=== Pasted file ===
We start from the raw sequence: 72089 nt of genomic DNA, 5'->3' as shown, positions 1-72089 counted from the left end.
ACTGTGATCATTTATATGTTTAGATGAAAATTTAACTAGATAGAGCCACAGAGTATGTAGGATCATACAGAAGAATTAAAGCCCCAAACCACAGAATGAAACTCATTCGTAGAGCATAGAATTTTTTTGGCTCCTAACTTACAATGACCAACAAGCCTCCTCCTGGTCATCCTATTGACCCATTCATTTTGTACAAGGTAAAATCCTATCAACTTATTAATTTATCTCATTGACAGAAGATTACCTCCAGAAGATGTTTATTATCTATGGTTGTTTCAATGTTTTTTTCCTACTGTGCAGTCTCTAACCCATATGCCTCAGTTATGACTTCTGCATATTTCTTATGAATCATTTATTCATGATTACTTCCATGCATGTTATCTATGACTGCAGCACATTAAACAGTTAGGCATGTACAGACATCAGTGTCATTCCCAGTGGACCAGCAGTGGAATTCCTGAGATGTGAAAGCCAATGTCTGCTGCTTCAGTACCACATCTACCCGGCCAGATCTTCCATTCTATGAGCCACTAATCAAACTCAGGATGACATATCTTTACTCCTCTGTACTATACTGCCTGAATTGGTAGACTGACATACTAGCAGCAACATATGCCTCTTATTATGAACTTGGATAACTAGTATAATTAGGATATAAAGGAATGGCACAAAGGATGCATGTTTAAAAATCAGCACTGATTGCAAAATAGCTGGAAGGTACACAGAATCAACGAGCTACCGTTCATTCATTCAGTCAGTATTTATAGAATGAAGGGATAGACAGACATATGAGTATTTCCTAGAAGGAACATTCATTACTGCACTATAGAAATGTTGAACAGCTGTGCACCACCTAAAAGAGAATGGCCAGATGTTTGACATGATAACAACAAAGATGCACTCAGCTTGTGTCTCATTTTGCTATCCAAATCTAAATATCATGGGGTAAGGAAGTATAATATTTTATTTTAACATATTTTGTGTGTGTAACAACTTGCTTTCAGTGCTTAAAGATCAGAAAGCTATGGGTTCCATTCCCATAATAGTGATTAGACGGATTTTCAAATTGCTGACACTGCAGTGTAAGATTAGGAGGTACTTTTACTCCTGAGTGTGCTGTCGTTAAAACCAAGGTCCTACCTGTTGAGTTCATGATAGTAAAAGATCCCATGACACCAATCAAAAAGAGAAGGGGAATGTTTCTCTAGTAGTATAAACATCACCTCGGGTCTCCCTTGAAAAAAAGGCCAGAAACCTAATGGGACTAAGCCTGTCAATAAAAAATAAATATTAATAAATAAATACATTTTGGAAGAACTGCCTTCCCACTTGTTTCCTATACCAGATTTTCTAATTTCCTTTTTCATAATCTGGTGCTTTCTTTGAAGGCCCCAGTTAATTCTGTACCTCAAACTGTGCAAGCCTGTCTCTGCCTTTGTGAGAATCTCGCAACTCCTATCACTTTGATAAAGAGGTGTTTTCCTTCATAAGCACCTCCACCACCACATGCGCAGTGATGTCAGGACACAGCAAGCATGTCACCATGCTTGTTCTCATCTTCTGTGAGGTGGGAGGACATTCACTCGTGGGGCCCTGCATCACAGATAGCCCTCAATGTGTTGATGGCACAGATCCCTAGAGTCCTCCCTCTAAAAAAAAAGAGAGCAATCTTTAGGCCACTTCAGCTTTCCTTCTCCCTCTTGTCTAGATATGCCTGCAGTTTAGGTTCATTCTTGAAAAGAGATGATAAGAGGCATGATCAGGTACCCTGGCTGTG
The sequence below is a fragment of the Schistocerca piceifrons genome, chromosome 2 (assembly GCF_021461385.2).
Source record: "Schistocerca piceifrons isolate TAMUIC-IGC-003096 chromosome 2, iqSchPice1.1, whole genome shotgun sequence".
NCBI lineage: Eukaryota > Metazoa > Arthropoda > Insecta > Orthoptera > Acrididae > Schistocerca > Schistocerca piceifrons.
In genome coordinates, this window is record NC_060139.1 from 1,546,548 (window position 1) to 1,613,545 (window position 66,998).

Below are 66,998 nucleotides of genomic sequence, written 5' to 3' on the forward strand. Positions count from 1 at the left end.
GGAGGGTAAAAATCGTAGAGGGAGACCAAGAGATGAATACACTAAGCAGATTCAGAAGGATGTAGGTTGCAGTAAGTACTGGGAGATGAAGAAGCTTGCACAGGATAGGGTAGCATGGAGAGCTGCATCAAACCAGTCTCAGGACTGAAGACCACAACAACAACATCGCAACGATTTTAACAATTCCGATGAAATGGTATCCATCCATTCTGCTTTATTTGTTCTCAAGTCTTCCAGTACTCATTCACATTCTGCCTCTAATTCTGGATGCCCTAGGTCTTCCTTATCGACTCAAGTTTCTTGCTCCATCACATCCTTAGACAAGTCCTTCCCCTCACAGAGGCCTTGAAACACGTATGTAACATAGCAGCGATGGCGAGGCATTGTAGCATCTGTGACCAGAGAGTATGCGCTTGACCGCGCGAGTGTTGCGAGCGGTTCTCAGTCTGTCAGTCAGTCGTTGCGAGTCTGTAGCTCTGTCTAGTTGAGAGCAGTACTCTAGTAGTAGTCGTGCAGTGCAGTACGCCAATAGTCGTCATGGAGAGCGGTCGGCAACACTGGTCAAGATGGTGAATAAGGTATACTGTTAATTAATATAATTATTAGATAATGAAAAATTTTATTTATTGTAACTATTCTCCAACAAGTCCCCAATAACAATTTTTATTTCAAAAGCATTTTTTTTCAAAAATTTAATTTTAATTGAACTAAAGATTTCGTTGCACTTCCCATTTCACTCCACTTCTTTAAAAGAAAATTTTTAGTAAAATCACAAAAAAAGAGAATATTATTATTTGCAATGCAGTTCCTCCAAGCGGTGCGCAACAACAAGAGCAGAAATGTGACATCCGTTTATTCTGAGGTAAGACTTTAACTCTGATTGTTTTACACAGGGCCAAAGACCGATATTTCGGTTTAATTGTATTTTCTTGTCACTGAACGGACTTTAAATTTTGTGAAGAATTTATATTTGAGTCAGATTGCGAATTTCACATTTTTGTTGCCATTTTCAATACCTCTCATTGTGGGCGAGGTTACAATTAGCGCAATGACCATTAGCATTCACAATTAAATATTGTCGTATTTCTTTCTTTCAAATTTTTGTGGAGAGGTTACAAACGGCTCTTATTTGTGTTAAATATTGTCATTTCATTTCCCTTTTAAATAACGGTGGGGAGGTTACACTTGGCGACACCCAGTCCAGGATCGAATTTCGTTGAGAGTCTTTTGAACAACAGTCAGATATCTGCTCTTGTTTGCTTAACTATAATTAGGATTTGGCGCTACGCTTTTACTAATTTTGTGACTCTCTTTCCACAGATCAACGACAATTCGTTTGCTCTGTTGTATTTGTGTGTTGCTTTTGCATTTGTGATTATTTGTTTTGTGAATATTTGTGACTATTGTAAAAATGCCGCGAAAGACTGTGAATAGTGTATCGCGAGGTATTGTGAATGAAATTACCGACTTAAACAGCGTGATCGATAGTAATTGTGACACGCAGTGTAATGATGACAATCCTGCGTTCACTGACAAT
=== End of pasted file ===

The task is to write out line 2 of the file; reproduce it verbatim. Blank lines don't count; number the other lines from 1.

ACTGTGATCATTTATATGTTTAGATGAAAATTTAACTAGATAGAGCCACAGAGTATGTAGGATCATACAGAAGAATTAAAGCCCCAAACCACAGAATGAAACTCATTCGTAGAGCATAGAATTTTTTTGGCTCCTAACTTACAATGACCAACAAGCCTCCTCCTGGTCATCCTATTGACCCATTCATTTTGTACAAGGTAAAATCCTATCAACTTATTAATTTATCTCATTGACAGAAGATTACCTCCAGAAGATGTTTATTATCTATGGTTGTTTCAATGTTTTTTTCCTACTGTGCAGTCTCTAACCCATATGCCTCAGTTATGACTTCTGCATATTTCTTATGAATCATTTATTCATGATTACTTCCATGCATGTTATCTATGACTGCAGCACATTAAACAGTTAGGCATGTACAGACATCAGTGTCATTCCCAGTGGACCAGCAGTGGAATTCCTGAGATGTGAAAGCCAATGTCTGCTGCTTCAGTACCACATCTACCCGGCCAGATCTTCCATTCTATGAGCCACTAATCAAACTCAGGATGACATATCTTTACTCCTCTGTACTATACTGCCTGAATTGGTAGACTGACATACTAGCAGCAACATATGCCTCTTATTATGAACTTGGATAACTAGTATAATTAGGATATAAAGGAATGGCACAAAGGATGCATGTTTAAAAATCAGCACTGATTGCAAAATAGCTGGAAGGTACACAGAATCAACGAGCTACCGTTCATTCATTCAGTCAGTATTTATAGAATGAAGGGATAGACAGACATATGAGTATTTCCTAGAAGGAACATTCATTACTGCACTATAGAAATGTTGAACAGCTGTGCACCACCTAAAAGAGAATGGCCAGATGTTTGACATGATAACAACAAAGATGCACTCAGCTTGTGTCTCATTTTGCTATCCAAATCTAAATATCATGGGGTAAGGAAGTATAATATTTTATTTTAACATATTTTGTGTGTGTAACAACTTGCTTTCAGTGCTTAAAGATCAGAAAGCTATGGGTTCCATTCCCATAATAGTGATTAGACGGATTTTCAAATTGCTGACACTGCAGTGTAAGATTAGGAGGTACTTTTACTCCTGAGTGTGCTGTCGTTAAAACCAAGGTCCTACCTGTTGAGTTCATGATAGTAAAAGATCCCATGACACCAATCAAAAAGAGAAGGGGAATGTTTCTCTAGTAGTATAAACATCACCTCGGGTCTCCCTTGAAAAAAAGGCCAGAAACCTAATGGGACTAAGCCTGTCAATAAAAAATAAATATTAATAAATAAATACATTTTGGAAGAACTGCCTTCCCACTTGTTTCCTATACCAGATTTTCTAATTTCCTTTTTCATAATCTGGTGCTTTCTTTGAAGGCCCCAGTTAATTCTGTACCTCAAACTGTGCAAGCCTGTCTCTGCCTTTGTGAGAATCTCGCAACTCCTATCACTTTGATAAAGAGGTGTTTTCCTTCATAAGCACCTCCACCACCACATGCGCAGTGATGTCAGGACACAGCAAGCATGTCACCATGCTTGTTCTCATCTTCTGTGAGGTGGGAGGACATTCACTCGTGGGGCCCTGCATCACAGATAGCCCTCAATGTGTTGATGGCACAGATCCCTAGAGTCCTCCCTCTAAAAAAAAAGAGAGCAATCTTTAGGCCACTTCAGCTTTCCTTCTCCCTCTTGTCTAGATATGCCTGCAGTTTAGGTTCATTCTTGAAAAGAGATGATAAGAGGCATGATCAGGTACCCTGGCTGTG